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Survey: Downward spiral for diabetes test supplies

Survey: Downward spiral for diabetes test supplies

CHICAGO - Dwindling choices and conflicting information about diabetes supplies available under the national mail-order program will have long-term ramifications for beneficiaries, says a new survey from the American Association of Diabetes Educators.

“Diabetes testing systems and supplies are the cornerstone of patient self-management,” said Kurt Anderson, AADE director of federal and state advocacy. “It's just such a cost effective way to treat diabetes and, in particular, just being able to get people their supplies make all the difference.”

The “secret shopper” survey found that: The number of brands available under the mail-order program has fallen 50%; many suppliers do not offer models covering 50% of the market share of diabetes testing supplies and; suppliers do not provide consistent information about inventory to customers.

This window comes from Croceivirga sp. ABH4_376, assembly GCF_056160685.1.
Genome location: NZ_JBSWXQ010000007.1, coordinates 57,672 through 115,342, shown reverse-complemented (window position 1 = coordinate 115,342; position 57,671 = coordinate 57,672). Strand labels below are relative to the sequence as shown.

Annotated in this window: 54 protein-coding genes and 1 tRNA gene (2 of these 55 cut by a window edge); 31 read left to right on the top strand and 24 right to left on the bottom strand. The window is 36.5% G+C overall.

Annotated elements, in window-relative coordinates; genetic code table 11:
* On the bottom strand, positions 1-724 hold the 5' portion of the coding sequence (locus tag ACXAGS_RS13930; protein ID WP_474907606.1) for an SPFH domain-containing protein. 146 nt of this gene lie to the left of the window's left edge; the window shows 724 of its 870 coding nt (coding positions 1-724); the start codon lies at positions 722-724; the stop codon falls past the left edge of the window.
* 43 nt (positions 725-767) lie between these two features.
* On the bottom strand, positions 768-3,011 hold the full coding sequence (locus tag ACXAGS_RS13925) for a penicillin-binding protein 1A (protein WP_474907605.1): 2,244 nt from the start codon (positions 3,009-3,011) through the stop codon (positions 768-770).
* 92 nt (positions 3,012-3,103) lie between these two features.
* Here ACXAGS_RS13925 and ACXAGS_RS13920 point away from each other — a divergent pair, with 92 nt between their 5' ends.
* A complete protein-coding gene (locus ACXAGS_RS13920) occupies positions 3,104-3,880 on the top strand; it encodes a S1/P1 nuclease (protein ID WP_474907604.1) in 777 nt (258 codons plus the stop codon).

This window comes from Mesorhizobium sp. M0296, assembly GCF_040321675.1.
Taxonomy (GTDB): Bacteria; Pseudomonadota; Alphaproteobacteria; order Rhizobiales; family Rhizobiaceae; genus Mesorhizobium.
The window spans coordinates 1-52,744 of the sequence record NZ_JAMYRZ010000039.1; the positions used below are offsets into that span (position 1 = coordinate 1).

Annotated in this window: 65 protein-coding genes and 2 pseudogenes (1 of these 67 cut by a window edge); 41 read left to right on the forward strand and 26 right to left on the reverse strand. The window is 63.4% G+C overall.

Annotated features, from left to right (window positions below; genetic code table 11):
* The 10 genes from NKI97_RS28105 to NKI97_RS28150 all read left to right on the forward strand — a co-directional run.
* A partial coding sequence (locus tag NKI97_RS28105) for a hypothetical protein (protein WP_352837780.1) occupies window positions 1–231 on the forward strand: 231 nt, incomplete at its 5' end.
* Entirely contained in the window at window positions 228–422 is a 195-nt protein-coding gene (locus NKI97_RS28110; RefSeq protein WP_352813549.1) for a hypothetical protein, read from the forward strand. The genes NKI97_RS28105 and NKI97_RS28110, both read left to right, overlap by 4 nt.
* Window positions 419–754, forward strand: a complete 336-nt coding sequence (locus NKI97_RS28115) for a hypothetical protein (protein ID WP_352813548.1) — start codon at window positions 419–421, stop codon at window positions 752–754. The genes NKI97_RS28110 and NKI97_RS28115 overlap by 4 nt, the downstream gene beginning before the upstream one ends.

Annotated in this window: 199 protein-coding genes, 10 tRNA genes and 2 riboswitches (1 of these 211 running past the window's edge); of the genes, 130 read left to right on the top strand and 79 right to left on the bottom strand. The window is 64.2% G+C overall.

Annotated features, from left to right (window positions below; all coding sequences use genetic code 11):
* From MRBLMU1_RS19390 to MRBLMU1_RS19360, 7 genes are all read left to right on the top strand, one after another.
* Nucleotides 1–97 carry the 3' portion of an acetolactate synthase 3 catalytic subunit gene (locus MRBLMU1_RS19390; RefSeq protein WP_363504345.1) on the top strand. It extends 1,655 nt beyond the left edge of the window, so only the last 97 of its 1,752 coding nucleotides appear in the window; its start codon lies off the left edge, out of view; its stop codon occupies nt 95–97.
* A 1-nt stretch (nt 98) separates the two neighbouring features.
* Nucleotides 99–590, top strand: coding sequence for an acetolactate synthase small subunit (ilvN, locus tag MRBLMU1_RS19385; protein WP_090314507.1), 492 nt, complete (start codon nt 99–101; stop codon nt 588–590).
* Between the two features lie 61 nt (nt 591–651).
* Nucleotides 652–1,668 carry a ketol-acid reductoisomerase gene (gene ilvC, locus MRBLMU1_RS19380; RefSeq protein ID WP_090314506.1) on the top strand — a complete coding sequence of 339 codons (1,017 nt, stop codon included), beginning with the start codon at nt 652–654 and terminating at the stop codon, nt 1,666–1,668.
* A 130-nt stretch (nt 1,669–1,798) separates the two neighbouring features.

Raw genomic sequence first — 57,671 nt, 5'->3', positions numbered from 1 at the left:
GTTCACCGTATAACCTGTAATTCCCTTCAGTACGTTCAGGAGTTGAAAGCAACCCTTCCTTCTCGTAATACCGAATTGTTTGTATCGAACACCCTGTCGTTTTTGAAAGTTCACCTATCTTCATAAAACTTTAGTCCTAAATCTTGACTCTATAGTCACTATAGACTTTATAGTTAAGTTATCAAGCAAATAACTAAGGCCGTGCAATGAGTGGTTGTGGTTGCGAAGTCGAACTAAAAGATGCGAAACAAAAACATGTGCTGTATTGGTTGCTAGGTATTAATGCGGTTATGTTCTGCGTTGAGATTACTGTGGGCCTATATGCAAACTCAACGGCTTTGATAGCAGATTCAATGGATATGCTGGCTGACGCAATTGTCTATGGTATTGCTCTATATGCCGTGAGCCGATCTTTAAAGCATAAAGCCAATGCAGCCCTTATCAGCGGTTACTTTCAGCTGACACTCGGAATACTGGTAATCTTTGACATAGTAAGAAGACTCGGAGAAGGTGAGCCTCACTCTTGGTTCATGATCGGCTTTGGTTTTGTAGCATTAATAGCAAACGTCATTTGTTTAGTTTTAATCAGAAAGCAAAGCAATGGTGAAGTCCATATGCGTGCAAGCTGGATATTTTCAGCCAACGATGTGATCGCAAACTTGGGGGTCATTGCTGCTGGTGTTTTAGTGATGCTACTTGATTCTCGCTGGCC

Contract suppliers are not allowed to switch brands on Medicare beneficiaries—or even suggest a different brand—unless the beneficiary asks, says Kellie Antinori-Lent, a diabetes clinical nurse specialist at the University of Pittsburgh Medical Center.

They are doing it anyway, she said.

“If the beneficiary calls to see if they can get the brand meter they are using, the supplier would say, 'Oh, it's Medicare, we only give these meters those patients,” she said.

Unfortunately, when beneficiaries can't get the brand they want, many will simply stop testing, says Antinori-Lent.

“They just decide, 'I am not going to do this,'” she said. “It impacts their everyday life.”

The survey—the association's third since the mail-order program launched—echoes past findings from 2011 and 2013, says Anderson. Those findings, in turn echo a 2015 study by the National Minority Quality Forum that found a correlation between the difficulty beneficiaries experienced getting needed supplies and a higher number of deaths and hospitalizations in the test markets.

“We hope that the new administration will be willing to take a serious look at this,” said Anderson. “(Health and Human Services) Secretary Price is a doctor and our understanding is that this is an issue he was interested in.”


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